Citizenship is the universal mark of belonging somewhere; it is also, as Hannah Arendt once wrote, a mask that we put on in order to be legally and politically visible. When the refugees of the last century first fell through the cracks of the nation state, they discovered that as they fell the masks of citizenship had dropped from their faces too.  Arendt was one of the first to predict that the more the world globalized, the more people would be thrown into an existence where all they had left was their ‘humanity’ to bargain with. Now ‘humanity’, as the legal scholar and human rights lawyer, Itamar Mann, has argued recently, is itself a mask in the world trade in migrants; a cut-price form of citizenship offered, usually grudgingly, to those currently navigating their way through law and poverty, bureaucracy and survival. And, just as most people do not like to be called refugees, not many of us care to be defined as an example of a generically pitiable humanity, no matter that that definition might buy us some minimal humanitarian support. ‘I made’, a Palestinian playwright from Syria insisted at the Hamra workshop, ‘choices’. Yes, agreed a young woman filmmaker who had made her choices too, ‘but there was a war’.

This situation puts pressure on easy claims about the ‘humanizing’ qualities of art, literature, and narrative. When ‘humanity’ itself is a category – the only visibility left to the stateless – then calling on it uncritically and unhistorically is as likely to make those already in the twilight less, not more, visible. At worst, it requires performances of suffering in order to validate not just the humanity of refugees, but of the rights-rich too. ‘Each story I hear from a refugee helps me feel, bone-deep, my immutable connection to its teller as a fellow human,’ wrote the American-Afghani novelist, Khaled Hosseini, after a refugee story-gathering tour of Sicily and Lebanon. By contrast, when we talk about refugee imaginaries in this book, as we explain below, we are talking neither simply of imaginings about people who find themselves in the category of ‘refugees’, immutably human or otherwise, nor only of the imaginings of people forced on the move, but about the whole complex set of historical, cultural, political, legal, and ethical relations that currently tie all of us – citizens of nation states and citizens of humanity only – together.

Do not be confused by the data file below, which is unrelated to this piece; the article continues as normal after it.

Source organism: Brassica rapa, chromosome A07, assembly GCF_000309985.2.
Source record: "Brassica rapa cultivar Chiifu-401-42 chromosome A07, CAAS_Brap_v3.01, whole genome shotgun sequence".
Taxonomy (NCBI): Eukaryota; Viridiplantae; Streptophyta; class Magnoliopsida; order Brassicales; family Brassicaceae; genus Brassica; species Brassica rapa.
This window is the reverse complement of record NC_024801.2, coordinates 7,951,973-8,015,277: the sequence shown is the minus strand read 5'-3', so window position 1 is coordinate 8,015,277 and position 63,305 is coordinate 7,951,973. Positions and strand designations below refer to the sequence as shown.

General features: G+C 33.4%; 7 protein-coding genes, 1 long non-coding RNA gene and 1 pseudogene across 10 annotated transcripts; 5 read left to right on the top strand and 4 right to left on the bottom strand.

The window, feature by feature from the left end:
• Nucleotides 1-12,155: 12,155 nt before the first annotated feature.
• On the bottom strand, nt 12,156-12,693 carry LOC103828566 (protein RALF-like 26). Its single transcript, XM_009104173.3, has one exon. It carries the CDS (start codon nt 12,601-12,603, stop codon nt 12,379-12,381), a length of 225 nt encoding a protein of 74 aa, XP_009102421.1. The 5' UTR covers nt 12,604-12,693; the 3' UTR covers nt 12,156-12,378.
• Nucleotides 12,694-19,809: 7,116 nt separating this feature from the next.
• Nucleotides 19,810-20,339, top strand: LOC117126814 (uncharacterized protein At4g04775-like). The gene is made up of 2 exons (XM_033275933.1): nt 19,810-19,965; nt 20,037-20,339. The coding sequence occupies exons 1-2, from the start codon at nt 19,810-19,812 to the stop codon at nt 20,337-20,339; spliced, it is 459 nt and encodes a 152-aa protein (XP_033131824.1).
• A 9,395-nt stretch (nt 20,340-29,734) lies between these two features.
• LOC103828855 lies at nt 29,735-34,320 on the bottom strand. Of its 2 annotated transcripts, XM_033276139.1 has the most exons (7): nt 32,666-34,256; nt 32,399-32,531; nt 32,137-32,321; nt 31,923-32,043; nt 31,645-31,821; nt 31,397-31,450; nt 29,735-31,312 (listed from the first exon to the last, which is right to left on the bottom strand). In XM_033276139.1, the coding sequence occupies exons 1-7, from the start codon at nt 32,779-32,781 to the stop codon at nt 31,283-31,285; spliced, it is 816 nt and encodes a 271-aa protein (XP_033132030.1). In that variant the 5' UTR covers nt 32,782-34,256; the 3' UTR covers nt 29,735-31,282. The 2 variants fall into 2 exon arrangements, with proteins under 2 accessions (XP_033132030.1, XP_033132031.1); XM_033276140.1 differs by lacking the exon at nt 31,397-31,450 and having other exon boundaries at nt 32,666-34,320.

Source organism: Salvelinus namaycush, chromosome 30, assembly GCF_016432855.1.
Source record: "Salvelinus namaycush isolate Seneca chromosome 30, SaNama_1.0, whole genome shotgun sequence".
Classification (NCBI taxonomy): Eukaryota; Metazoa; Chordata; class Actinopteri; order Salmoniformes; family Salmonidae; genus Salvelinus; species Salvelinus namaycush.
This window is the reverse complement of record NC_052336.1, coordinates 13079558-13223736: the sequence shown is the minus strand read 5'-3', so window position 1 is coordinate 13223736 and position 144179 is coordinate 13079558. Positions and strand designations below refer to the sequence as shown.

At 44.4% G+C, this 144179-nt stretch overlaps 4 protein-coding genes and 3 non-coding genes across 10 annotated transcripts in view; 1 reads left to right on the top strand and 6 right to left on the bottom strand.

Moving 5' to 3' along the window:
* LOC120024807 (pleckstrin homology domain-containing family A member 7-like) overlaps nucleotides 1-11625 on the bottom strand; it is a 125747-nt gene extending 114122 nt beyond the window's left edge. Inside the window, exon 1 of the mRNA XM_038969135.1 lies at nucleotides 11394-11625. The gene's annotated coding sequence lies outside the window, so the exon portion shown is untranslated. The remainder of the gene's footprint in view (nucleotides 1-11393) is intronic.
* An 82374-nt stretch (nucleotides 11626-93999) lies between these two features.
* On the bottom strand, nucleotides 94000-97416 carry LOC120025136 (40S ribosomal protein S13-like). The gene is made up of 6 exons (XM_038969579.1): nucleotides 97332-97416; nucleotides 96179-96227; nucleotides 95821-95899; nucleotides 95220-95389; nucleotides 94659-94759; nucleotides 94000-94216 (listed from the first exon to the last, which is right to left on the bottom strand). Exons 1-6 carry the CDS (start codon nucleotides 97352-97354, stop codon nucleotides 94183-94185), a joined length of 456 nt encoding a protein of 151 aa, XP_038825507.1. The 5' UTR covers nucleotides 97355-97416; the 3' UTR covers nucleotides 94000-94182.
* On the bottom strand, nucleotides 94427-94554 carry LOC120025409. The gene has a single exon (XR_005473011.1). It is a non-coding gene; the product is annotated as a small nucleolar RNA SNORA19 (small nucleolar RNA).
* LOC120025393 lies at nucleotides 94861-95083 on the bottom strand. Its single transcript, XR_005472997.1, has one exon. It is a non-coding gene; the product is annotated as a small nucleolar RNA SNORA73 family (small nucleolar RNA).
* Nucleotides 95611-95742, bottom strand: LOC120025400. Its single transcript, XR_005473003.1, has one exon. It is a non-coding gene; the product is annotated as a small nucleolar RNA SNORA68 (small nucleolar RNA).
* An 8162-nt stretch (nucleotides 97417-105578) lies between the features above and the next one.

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Arriving at Rue Hamra, Beirut (c) E. Fiddian-Qasmiyeh